Today, EFF—along with the Center for Democracy & Technology and the Internet Society—filed an amicus brief in support of U.S.-based users of the Chinese app WeChat, as they fight President Trump’s unconstitutional ban of the application. In its rush to eradicate WeChat from U.S. shores, we explain, the administration has taken an extraordinary step that weakens user security, intentionally dismembers infrastructure that keeps the Internet running, and emulates the very authoritarian tactics the U.S. government claims to deplore. 

The Fight Against the WeChat Ban

Earlier this year, President Trump issued a pair of executive orders intended to ban two massively popular Chinese-owned applications, TikTok and WeChat, from the United States. The executive orders claimed the spread of applications developed in China to U.S. users “continues to threaten the national security, foreign policy, and economy of the United States,” and they directed the Commerce Department to draw up regulations to prohibit “any transaction” connected to either app within U.S. jurisdiction. 

Despite the government’s claimed national security rationale, it was clear that the goal of these orders was censorship: entirely closing this country off from two wildly popular apps that provide the means of communication for millions of people. While TikTok may be familiar to U.S. readers for its “contagious vibe,” WeChat arguably enables even more important connections: it is a messaging application used by over a billion people worldwide, including 19 million users in the United States.

Many U.S.-based users of WeChat are members of the Chinese diaspora, and they use the application to stay in touch with friends, relatives, and contacts around the world, including in China. Due to WeChat’s reach and design, it has no equivalent, since many messaging applications developed in North America and Europe are banned or otherwise difficult to access within China. So the Trump administration’s decision to ban WeChat has disastrous consequences for the ability of millions of Americans to communicate, in clear violation of their First Amendment rights.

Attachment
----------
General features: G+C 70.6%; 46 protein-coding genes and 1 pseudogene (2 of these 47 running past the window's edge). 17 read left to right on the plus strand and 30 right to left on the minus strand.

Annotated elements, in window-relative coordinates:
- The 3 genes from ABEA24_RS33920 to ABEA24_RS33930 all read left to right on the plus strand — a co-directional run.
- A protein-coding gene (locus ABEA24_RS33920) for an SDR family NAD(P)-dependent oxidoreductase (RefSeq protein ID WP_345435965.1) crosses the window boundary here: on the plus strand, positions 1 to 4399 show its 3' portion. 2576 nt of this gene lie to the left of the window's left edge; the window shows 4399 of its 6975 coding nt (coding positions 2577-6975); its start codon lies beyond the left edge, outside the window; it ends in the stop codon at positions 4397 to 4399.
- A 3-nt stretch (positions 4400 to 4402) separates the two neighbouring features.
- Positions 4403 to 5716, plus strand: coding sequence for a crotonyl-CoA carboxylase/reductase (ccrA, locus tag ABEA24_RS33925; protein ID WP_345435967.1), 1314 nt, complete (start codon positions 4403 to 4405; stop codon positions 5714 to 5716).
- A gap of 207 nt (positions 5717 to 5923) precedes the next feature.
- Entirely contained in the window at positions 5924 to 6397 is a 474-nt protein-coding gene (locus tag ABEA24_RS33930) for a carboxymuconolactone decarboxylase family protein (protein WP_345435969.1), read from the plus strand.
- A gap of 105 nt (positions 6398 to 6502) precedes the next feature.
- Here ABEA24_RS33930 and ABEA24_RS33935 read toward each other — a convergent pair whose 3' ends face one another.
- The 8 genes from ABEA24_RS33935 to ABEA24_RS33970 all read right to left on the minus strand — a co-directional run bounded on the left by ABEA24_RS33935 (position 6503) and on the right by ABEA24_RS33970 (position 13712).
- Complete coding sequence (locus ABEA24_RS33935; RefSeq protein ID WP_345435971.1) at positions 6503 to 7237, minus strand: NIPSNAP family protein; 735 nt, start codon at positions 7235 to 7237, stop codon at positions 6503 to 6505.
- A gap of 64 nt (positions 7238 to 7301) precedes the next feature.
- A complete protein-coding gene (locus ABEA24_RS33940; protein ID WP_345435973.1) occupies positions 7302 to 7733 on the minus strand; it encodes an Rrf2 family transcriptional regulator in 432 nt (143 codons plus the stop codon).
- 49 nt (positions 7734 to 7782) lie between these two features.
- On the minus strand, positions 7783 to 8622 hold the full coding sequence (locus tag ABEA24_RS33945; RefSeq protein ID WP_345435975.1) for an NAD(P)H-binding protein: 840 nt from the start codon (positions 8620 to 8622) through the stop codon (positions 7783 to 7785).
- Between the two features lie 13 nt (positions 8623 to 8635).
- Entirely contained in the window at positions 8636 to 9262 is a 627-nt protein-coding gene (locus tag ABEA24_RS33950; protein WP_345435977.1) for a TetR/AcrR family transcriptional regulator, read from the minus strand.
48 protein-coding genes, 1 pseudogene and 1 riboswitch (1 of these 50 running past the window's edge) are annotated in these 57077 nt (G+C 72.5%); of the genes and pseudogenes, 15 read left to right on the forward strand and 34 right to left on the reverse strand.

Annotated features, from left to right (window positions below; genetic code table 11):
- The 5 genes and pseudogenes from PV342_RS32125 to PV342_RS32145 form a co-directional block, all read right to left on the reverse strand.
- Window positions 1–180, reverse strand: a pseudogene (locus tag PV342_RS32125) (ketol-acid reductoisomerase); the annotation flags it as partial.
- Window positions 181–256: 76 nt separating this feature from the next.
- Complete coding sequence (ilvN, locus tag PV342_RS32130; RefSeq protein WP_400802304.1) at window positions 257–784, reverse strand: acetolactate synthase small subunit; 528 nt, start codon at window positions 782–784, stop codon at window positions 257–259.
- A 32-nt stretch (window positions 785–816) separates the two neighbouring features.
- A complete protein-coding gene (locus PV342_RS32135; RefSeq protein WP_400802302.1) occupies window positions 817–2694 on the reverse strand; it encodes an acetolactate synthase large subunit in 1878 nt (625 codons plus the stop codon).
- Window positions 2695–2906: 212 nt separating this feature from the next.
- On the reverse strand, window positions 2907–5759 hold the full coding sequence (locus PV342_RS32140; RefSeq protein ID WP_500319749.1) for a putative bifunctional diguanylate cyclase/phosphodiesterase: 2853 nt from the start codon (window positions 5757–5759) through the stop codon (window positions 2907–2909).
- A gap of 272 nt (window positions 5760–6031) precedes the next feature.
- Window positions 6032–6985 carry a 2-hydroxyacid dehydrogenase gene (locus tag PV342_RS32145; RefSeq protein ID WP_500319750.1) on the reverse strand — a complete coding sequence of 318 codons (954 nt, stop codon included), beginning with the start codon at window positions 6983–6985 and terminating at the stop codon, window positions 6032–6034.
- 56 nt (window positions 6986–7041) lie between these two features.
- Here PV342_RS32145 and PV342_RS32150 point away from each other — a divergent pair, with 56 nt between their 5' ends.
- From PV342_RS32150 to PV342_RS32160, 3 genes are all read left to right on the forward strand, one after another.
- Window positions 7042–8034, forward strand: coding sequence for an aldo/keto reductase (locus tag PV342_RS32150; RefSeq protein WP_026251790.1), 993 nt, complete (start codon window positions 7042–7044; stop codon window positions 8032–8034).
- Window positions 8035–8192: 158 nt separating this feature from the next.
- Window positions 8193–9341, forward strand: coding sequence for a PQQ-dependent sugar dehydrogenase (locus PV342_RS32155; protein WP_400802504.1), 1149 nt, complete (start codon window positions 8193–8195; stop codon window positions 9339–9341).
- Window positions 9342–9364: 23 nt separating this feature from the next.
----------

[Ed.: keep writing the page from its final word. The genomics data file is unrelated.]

Before the WeChat ban went into effect, a newly formed U.S.-based WeChat Users’ Alliance sued the Trump Administration—and succeeded in stopping the ban from going into effect. In September, a federal magistrate judge in the Northern District of California issued a preliminary injunction, finding that the plaintiffs had raised serious questions about the constitutionality of the government’s ban on WeChat, and the government appealed to the Ninth Circuit Court of Appeals. 

Our brief in support of the users on appeal focuses on the disastrous consequences of the ban for the Internet as a whole.

In order to stop U.S. users from using WeChat, the Commerce Department ordered American app stores, such as Apple’s and Google’s, not to host the application or to offer security updates to existing users. As we explain, that leaves U.S. WeChat users “uniquely vulnerable to the very harm that the government claims that it is trying to prevent: the unauthorized access of WeChat users’ personal information.” It also completely flies in the face of decades of efforts to educate users about the importance of updates to improving Internet security, and encourages them to engage in risky behavior like downloading WeChat from untrusted third-party sources. The result puts not only WeChat users at risk, but also anyone they communicate with.

Similarly misguided are the government’s attempts to degrade the functionality of the WeChat application by prohibiting U.S.-based companies from providing hosting, CDNs, peering, and other network services to WeChat that make it usable within the United States. Taken as a whole, these orders do nothing short of breaking the Internet—they require companies to intentionally begin undoing the idea of the Internet as a “network of networks.” This sort of Internet fragmentation is more familiar as a tactic used by authoritarian governments such as Russia and indeed China itself to wall off their populations from outside influence and to ensure they can monitor and censor every part of their “sovereign Internets.” Unsurprisingly, every recent U.S. presidential administration—including the current one—has been extremely critical of attempts to undermine Internet freedom by these governments.

As our brief explains, following in China’s footsteps in order to ban WeChat is not just hypocritical—it’s dangerous. The result is a less secure, less connected, and less free Internet, and that harms us all.

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